Here we are in mid-February. We’re in the midst of another lockdown, the weather is misbehaving, and for most of us bass fishing is a little way off yet. But let’s look on the bright side – things are improving on the Covid front, the days are getting longer and spring is just around the corner (March 1st to be precise, or 20th if you go by the astronomical seasons).
At least we can get out for our daily ‘exercise’. It seems really odd though – not being accompanied by my best friend Toby. This is the first winter since he passed away, and I miss him so. I’m getting out every day though – rain, shine or brass monkeys. I’m staying local, walking from home, and I’m fortunate to have a good variety of routes to take, many bringing back memories of the old boy.
Missing the coast
At this time of year I’d normally be out exploring new marks, or just enjoying favourite walks on our wonderful coast, making a day of it in the sunshine. But of course that’s out of the question at the moment. I do miss the coast, but this is a small price to pay in the grand scheme of things, and hopefully it won’t be long before we can travel further afield again.
I’m not fishing myself at the moment; not that I could if I wanted to, with the huge seas we’ve had recently. I do very little fishing in February as a rule – perhaps just the occasional trip if the weather is kind, just to test the water, so to speak. I’ve been keeping myself busy though, spending my time preparing a talk, and writing stuff for BASS.
I am hearing of occasional anglers getting out recently though. Danny Richards has been getting some bass. One session earlier this month he and a mate caught 28 between them, mostly smallish, on bait. That he was catching so many bass at this time of year is interesting, particularly when some of the 2lbers were running with roe. This suggests to me that either these fish were very late to migrate, or that there might be an inshore spawning area nearby.
Bass are thought to spawn mainly in the western end of the English Channel, and off North Cornwall, but there may well be other areas, and these may be changing with global warming, since water temperature is important for spawning success.
Beast from the East?
The very low temperatures and strong E/SE winds blowing from Scandinavia we’ve had recently are reminiscent of the ‘Beast from the East’ of 2018. Fortunately this one doesn’t seem quite as ‘beastly’ as the last – at least in terms of duration. This is just as well, since the tiny basslets from last year’s spawning don’t do well in prolonged (more than about 3 weeks) very cold spells. I’ve been watching the forecast with more than little trepidation recently. This is also a crucial time for bass spawning, so let’s hope we don’t see too many more easterly blows like we’ve had of late.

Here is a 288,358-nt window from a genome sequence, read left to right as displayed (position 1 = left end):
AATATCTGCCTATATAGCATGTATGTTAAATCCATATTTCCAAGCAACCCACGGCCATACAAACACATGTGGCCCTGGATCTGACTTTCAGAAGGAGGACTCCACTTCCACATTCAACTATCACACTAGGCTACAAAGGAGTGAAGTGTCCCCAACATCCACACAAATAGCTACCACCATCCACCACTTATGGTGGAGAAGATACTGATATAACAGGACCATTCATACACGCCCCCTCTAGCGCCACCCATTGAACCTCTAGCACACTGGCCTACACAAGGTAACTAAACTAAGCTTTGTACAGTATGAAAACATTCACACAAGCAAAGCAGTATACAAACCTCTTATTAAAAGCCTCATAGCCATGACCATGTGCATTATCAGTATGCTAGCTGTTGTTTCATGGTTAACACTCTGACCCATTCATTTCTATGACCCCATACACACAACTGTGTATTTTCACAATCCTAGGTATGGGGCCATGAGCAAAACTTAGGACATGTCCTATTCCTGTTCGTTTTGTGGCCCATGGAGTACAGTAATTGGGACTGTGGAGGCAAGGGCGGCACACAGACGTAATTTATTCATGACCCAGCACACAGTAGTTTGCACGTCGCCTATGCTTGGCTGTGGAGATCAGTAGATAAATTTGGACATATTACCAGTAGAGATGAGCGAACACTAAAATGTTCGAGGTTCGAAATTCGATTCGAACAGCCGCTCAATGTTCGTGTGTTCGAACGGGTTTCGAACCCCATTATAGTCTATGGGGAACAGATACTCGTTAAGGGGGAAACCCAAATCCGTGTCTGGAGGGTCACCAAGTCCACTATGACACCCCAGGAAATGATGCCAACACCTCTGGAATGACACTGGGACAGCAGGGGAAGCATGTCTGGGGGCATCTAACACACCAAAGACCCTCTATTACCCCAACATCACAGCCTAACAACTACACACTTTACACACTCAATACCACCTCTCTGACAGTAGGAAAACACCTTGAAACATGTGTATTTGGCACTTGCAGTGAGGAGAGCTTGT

The seemingly featureless nature of beaches can make them hard places to fish consistently. But although these features, or structures, may not be as obvious as those on rocky shorelines, they are there.
I’m indebted to a Facebook commenter for bringing Rich Troxler to my attention. For those who have not seen this previously, his video “Reading The Beach – Sandbars, Troughs, Dips – Let The Water Tell You Where to fish” really gives a great insight into how to improve your catches from beach fishing.
Bass Minimum Landing Size
I must draw your attention to a superb article from Malcolm Gilbert entitled The Bass Minimum Landing Size Debacle. You can access this via the BASS blog.
Malcolm makes some very powerful points about the painfully slow progress in bringing about the current MCRS of 42cm, and the folly of years of heel dragging by the commercials.
Two points struck me in particular: (i) we still need to increase the MCRS further (to at least 48cm) to give most female bass a chance to spawn at least once before being harvested, and (ii) why has it been left to anglers to fight for the MCRS to be increased – where are the Conservation bodies in this?
The more widely Malcolm’s document is seen, the more likely it is that support for a further increase in the MCRS is gained, so please share with others; I have made a start by sending a copy to my MP.
I recently gave a talk (on Zoom) on bass fishing to a local U3A (University of the third Age) group. Commenting at the end of the talk, the Chairman, Dr Roy Fisher, spoke about Ikigai, the Japanese concept of finding purpose in life, and its association with longevity. It’s what gets you up in the morning, and keeps you going. Having a hobby that you’re really into is good for ikigai, and the Chairman thought my talk demonstrated that I had plenty of it!
Fishing is something that appeals to all ages, and because it can be practiced in many different settings, it’s possible to carry on doing it into later life; I’m certainly planning on going fishing for a good few years yet!
That’s all for this month folks; thanks for reading. Keep safe, and let’s hope things improve in time for the early bass run. In the meantime, why not pick up a copy of my book to while away an hour or three; you can see an electronic preview of this here.